Howard: And why did, why did you pick Lois?

Diana: Because she knows her stuff.

Howard: She does. I love Lois.

Diana: She's very genuine. Hey Lois! She's a very great mentor. She's all about paying it forward and helping people and I think that's how I feel too. I think there are some people in the dental industry that really like to help our colleagues because I don't want people to go through the hardships that I had and if I could tell them something that'll help them, we need to do that in our profession. Remember, you said we're tribal.

Howard: Yeah, every animal is. I mean, I love watching on YouTube where you'll see like a pride of lions and some girls pride gets trashed so she tries to join the other pride. They killed her. It's like people are tribal, whether it’s a lion, tiger, whatever. It’s crazy. Why did you go with Momentum Dentistry instead of Angular Momentum?

Diana: Well, because dentistry is ever-changing, right? And you kind of have to move with the flow. You can't get stuck in thinking old ways. You have to be open. Like back when I started my practice, I didn't have to advertise on social media, it was just my patient told her neighbor. And now I think all dental practices, you have to have some type of social media presence to survive.

Howard: So now, this is dentistry uncensored. I saved the ugly till the very end. I've always been sensitive to sexism because I grew up with five sisters and we were within a hundred yards of the Kansas River and I could fish and swim in the river, but my sisters couldn't go within ten feet of the edge. They were paranoid if they got off the yard, but I could leave for a day. I remember when I graduated high school in 1980, Margaret Thatcher became the first woman Prime Minister of the United Kingdom. And even the priests were saying, “What the hell would they do that for?” And, it's like every male adult in Kansas thought that England’s flushed themselves down the toilet. And then all through college, I watched her to become one of the greatest prime ministers. And when I was a little boy and I fell in love with dentistry because my next-door neighbor, Kitty Anderson said “Dentist? I never saw a girl dentist in my life”.

Howard: So, now fast forward thirty years, every dental school is half women. Half a Britain would rather have women, Margaret Thatcher back than the one they got now. But I still see a lot of sexism. I still see a woman dentist and she’s married to a man and they both have a long exhausting day. And the dad grabs a beer and watches ESPN in the lazy boy while he's snoring and the mom's like, “I still got to do all the cooking, cleaning. I had to do all that”. Where you’re sitting now, twice I've had a woman ball so hard she could barely talk because after building a practice as great as yours, her husband making $75,000 a year, he gets transferred to where he's going to make eighty. But, he gets a bigger title and he's like, “Come on, Honey, let's go”, and he's like, “I'm going”. So, she looks at her little boys and says, “Do I blow up the family because this freakin Neanderthal Cro Magnon Peking Man, is that tribal male dominant dumb”. What's it like being a supermom? Because you're a woman dentist who owns her own business, and you're married, and you got three kids and I can't talk about that because I have a baby maker.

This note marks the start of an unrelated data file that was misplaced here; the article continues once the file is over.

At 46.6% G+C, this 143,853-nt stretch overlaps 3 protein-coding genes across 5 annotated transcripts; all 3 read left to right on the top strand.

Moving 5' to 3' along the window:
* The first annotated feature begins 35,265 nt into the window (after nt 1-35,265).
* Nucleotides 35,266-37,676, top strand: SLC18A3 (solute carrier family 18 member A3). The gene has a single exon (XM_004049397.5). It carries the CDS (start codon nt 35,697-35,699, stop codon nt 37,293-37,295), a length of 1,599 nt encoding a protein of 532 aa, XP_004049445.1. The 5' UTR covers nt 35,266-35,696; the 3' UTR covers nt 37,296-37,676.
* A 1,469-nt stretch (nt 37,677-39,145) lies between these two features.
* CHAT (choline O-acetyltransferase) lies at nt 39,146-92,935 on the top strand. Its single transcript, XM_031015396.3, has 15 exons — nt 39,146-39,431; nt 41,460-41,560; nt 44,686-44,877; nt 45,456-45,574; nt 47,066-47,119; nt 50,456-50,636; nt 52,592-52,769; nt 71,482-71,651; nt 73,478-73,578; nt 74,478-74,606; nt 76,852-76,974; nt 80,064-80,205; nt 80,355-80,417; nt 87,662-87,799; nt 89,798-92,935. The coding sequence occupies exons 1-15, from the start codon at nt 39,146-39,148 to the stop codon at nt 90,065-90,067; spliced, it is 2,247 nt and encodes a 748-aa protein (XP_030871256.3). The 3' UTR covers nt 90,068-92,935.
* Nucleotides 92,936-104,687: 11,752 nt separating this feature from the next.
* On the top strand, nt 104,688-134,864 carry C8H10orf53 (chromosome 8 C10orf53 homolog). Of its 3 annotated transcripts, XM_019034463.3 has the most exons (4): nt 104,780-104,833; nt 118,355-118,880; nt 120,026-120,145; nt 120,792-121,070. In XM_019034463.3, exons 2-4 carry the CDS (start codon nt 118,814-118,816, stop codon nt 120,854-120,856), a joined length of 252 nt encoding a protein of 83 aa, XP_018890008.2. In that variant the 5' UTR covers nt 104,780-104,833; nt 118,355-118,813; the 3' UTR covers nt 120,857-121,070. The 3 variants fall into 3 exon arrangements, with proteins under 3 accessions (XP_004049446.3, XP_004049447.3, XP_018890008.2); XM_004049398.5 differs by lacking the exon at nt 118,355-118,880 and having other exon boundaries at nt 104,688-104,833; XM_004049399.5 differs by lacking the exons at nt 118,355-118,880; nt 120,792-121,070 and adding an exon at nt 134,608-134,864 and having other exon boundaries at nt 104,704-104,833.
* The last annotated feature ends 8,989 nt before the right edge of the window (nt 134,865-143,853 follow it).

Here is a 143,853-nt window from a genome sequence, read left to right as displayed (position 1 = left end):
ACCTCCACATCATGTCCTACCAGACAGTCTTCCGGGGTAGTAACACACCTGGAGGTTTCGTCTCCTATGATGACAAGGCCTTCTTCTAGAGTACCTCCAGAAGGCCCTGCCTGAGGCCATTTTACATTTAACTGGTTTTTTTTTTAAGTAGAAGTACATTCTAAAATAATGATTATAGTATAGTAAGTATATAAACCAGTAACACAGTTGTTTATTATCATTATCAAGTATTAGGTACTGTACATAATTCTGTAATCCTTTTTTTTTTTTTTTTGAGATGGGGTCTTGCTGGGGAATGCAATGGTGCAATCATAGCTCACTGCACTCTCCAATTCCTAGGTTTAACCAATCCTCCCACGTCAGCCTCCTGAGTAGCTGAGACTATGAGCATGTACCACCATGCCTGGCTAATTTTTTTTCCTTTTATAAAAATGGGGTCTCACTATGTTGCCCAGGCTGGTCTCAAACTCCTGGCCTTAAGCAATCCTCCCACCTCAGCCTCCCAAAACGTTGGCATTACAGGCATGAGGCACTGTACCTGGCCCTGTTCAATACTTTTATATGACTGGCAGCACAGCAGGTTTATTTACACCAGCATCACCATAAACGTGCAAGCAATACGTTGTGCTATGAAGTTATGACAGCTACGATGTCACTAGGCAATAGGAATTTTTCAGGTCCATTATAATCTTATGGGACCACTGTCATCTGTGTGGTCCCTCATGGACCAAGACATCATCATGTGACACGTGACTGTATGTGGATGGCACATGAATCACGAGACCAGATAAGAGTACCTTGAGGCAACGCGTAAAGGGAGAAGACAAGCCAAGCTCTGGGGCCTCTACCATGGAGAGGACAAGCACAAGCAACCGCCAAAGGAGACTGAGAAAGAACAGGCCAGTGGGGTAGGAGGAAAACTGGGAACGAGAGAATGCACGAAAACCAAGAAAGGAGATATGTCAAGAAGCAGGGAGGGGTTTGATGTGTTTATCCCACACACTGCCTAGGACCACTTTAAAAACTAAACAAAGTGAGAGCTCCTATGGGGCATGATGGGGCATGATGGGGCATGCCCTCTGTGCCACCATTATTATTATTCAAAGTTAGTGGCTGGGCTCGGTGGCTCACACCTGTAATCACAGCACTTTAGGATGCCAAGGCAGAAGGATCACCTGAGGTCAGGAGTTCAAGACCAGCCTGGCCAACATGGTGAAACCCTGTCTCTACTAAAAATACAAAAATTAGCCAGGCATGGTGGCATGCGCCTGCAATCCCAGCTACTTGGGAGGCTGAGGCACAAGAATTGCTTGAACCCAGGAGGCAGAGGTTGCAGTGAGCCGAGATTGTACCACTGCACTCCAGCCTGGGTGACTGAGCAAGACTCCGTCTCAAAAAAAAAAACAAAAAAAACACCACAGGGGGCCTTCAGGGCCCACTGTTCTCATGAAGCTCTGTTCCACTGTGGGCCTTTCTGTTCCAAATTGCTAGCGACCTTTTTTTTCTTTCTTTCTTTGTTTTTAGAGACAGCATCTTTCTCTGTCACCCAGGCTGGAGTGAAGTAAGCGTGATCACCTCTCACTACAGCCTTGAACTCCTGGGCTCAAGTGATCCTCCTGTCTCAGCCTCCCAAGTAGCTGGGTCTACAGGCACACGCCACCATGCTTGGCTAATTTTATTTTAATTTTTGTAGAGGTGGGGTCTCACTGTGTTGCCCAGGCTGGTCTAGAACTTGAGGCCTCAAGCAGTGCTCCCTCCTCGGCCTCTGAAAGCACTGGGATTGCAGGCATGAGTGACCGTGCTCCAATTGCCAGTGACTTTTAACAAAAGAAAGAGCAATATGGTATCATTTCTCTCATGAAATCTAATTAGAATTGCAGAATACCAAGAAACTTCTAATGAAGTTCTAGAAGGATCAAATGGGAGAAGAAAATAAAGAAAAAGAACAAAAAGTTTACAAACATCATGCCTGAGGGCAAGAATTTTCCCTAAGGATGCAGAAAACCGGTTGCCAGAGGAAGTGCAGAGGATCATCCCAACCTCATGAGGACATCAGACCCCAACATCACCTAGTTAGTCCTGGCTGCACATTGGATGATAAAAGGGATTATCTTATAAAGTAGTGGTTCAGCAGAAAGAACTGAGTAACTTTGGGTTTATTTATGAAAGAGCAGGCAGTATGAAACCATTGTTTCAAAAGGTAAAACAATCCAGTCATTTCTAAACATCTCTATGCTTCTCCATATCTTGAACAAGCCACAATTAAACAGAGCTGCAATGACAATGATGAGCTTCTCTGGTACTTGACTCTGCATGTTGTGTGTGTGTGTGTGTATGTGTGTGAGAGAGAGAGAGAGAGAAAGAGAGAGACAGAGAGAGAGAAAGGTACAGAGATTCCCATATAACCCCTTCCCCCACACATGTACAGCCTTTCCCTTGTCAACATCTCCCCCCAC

Diana: Thanks for asking because you have a lot of women viewers. It's not easy. You know, we're there nurturing a family, but behind a strong woman there's a strong man and I have to say a lot of how I'm able to do what I want to do is my husband's very supportive of that. My kids are very understanding about it.

Howard: Are your kids all boys?

Diana: Yeah.

Howard: Do you think it makes it easier to be a woman dentist if all your kids are boys or not really?

Diana: Not really. They don't like to do dishes. We're getting there, we're training them, they’ll be there. But, I think it's core values, you know, like if you set the expectation in the stage, like I can't do this all by myself. Your family has to chime in, they'll learn to help you. And then just to be able to be appreciative of that, to show them that you're thankful for doing that. We're a very faith-based family so when we go through hard times, we're going through it together. When we have good times, we are going through it together. But I think having like a vision, a focus of where you want to be. So, I've done a lot in dentistry already so that's why I want to educate more and speak more because I feel like I had a great time doing dentistry. I love my patients. I don't want to give that up, but yet I want to help more people in a different way. So, if it's in my profession, I think that's great, but keeping my family unit together is also part of that communication. Like when we don't agree with something, we have to talk about it. We have to sit down and talk about it. And my boys, [inaudible 56:22] don't necessarily want to talk it with women. We want to, I need to talk to you, this is what's bothering me now.